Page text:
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Do you need a mentor?

By Phil Cooke

In many ways, relationships are one of the most important advantages a person has in the workplace. In the past, “networking” was often about taking advantage – what other people can do for me. But today, networking is about helping other people because it’s the right thing to do. Whether you believe in God, Karma, or random chance, the truth is, when you help others achieve their dreams, they’re far more interested in helping you achieve yours. So when it comes to the mentors and allies you have at work, here some important principles to remember:

1) Find people who can help you in your weak areas. If you’re weak with numbers, develop a relationship with someone in accounting. If you’re weak creatively, get to know the creative team. Too often we spend the most time with people like us, when we should be spending more time with people who compliment our skill set. It’s not about using them, it’s about how together you can be more valuable to the organization.

2) Be sincere. I can tell in less than a minute when someone is simply trying to get something from me. The old saying “They don’t care how much you know until they know how much you care” is true. Count on it.

3) “People skills” are the most important skills you’ll ever learn. I don’t care what your job is, your ability to get along with people trumps everything. If you can inspire and motivate people, you’ll always be in demand.

4) Never forget that the people you meet on the way up, you’ll also meet on the way back down. Far too many people are rude and inconsiderate to co-workers while they’re rising in the company. But no one knows the future, and you never know who you’ll need to know. Be nice now – it can reap powerful dividends later in your career.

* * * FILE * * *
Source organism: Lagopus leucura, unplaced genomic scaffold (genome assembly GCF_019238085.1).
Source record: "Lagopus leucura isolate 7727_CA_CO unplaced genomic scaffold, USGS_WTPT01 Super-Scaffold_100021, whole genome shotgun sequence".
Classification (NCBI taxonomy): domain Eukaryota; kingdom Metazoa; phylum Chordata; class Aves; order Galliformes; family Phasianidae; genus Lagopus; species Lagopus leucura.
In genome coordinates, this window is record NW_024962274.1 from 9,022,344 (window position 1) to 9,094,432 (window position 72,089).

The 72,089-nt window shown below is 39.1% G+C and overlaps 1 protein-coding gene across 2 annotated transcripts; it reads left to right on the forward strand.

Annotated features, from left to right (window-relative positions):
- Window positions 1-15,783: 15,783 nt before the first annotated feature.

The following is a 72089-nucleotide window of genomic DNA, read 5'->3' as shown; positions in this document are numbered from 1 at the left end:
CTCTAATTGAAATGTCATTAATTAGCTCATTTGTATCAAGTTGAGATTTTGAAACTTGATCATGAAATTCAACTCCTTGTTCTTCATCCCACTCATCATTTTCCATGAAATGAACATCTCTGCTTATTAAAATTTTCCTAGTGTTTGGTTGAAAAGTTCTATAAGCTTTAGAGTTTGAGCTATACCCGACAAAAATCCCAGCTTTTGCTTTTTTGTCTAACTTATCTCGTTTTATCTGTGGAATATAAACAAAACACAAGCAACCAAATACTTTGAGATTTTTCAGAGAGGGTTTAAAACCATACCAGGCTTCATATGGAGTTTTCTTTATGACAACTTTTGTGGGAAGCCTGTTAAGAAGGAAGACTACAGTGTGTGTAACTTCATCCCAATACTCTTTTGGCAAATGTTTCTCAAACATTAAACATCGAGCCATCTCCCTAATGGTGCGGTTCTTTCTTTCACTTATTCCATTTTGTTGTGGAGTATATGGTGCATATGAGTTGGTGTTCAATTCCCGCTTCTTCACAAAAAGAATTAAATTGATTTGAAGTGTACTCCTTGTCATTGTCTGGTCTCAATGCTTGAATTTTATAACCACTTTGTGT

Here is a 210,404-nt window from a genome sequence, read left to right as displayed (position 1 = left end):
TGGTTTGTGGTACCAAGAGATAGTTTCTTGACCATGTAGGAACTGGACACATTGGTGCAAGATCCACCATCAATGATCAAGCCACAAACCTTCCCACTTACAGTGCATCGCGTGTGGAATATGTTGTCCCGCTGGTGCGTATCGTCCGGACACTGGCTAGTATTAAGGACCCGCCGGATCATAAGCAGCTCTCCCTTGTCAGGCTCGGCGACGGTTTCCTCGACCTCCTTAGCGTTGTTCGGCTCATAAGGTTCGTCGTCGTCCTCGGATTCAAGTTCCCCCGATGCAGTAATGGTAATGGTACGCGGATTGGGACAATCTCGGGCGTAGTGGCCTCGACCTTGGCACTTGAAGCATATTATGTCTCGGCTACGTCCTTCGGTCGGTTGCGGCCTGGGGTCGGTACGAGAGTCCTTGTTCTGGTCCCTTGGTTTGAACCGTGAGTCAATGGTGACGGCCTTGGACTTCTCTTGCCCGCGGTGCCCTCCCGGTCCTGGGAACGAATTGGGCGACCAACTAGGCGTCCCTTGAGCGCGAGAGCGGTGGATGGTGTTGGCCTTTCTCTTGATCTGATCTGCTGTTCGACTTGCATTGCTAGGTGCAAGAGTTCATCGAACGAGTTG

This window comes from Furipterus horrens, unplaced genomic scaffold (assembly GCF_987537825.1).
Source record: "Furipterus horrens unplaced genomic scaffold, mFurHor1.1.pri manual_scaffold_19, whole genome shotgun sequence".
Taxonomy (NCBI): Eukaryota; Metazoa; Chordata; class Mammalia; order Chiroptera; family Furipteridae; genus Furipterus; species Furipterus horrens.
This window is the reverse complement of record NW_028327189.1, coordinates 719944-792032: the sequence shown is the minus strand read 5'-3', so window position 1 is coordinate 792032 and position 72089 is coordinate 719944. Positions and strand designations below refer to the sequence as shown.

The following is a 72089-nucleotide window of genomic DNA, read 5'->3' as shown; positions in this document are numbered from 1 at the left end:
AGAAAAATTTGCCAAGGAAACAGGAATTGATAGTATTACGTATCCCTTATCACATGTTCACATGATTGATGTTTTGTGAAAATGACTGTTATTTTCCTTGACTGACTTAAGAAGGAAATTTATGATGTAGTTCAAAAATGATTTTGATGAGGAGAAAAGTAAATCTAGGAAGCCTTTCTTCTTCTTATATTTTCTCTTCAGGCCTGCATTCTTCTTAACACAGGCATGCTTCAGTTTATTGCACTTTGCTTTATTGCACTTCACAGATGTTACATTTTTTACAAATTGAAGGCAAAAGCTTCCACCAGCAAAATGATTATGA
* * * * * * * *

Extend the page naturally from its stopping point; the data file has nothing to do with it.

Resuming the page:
5) Finally, I’ve discovered the unexpected people in the office can often help the most. Early in my career I realized I couldn’t spend much time with the company president, so I got to know his secretary, an older woman named Ruth. She was a delightful lady, and I remembered her birthday, asked about her family, and we became real friends. I discovered pretty quickly just how much power the president’s secretary actually had. An email from her was as authoritative as an email from the boss, and her advice and influence made a huge difference for me. Likewise, security guards, receptionists, and others can help when the chips are down. Never forget that in certain situations the people you think are the least powerful can often make the biggest difference.


Phil Cooke is a producer and media consultant to churches and ministries across the country. His latest book is “Unique: Telling Your Story in the Age of Brands and Social Media.” Find out more at

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